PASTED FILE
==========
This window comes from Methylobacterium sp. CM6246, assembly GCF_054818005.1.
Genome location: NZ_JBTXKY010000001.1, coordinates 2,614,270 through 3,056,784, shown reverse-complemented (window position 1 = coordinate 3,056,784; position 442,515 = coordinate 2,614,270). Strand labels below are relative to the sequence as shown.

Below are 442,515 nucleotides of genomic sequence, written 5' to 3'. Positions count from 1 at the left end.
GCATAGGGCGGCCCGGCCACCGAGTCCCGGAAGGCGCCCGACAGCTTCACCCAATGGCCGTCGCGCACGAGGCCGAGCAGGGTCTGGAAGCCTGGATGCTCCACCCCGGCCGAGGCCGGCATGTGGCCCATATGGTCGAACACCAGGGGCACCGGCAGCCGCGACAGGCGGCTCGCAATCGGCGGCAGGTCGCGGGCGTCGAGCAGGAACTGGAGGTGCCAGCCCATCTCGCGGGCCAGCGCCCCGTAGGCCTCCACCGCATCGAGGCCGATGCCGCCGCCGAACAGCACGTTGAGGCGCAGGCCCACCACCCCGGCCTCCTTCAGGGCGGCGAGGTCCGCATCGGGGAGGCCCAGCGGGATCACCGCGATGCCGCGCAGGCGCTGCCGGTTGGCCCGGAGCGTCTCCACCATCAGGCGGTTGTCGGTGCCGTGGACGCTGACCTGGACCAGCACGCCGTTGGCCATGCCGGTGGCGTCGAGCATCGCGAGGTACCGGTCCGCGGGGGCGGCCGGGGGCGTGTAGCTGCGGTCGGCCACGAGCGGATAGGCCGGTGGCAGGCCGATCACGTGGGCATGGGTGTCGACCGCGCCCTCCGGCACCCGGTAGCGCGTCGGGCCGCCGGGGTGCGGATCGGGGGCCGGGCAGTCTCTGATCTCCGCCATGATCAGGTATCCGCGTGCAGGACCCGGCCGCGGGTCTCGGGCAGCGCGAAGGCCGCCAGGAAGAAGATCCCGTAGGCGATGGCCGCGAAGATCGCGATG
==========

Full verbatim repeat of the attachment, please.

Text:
This window comes from Methylobacterium sp. CM6246, assembly GCF_054818005.1.
Genome location: NZ_JBTXKY010000001.1, coordinates 2,614,270 through 3,056,784, shown reverse-complemented (window position 1 = coordinate 3,056,784; position 442,515 = coordinate 2,614,270). Strand labels below are relative to the sequence as shown.

Below are 442,515 nucleotides of genomic sequence, written 5' to 3'. Positions count from 1 at the left end.
GCATAGGGCGGCCCGGCCACCGAGTCCCGGAAGGCGCCCGACAGCTTCACCCAATGGCCGTCGCGCACGAGGCCGAGCAGGGTCTGGAAGCCTGGATGCTCCACCCCGGCCGAGGCCGGCATGTGGCCCATATGGTCGAACACCAGGGGCACCGGCAGCCGCGACAGGCGGCTCGCAATCGGCGGCAGGTCGCGGGCGTCGAGCAGGAACTGGAGGTGCCAGCCCATCTCGCGGGCCAGCGCCCCGTAGGCCTCCACCGCATCGAGGCCGATGCCGCCGCCGAACAGCACGTTGAGGCGCAGGCCCACCACCCCGGCCTCCTTCAGGGCGGCGAGGTCCGCATCGGGGAGGCCCAGCGGGATCACCGCGATGCCGCGCAGGCGCTGCCGGTTGGCCCGGAGCGTCTCCACCATCAGGCGGTTGTCGGTGCCGTGGACGCTGACCTGGACCAGCACGCCGTTGGCCATGCCGGTGGCGTCGAGCATCGCGAGGTACCGGTCCGCGGGGGCGGCCGGGGGCGTGTAGCTGCGGTCGGCCACGAGCGGATAGGCCGGTGGCAGGCCGATCACGTGGGCATGGGTGTCGACCGCGCCCTCCGGCACCCGGTAGCGCGTCGGGCCGCCGGGGTGCGGATCGGGGGCCGGGCAGTCTCTGATCTCCGCCATGATCAGGTATCCGCGTGCAGGACCCGGCCGCGGGTCTCGGGCAGCGCGAAGGCCGCCAGGAAGAAGATCCCGTAGGCGATGGCCGCGAAGATCGCGATG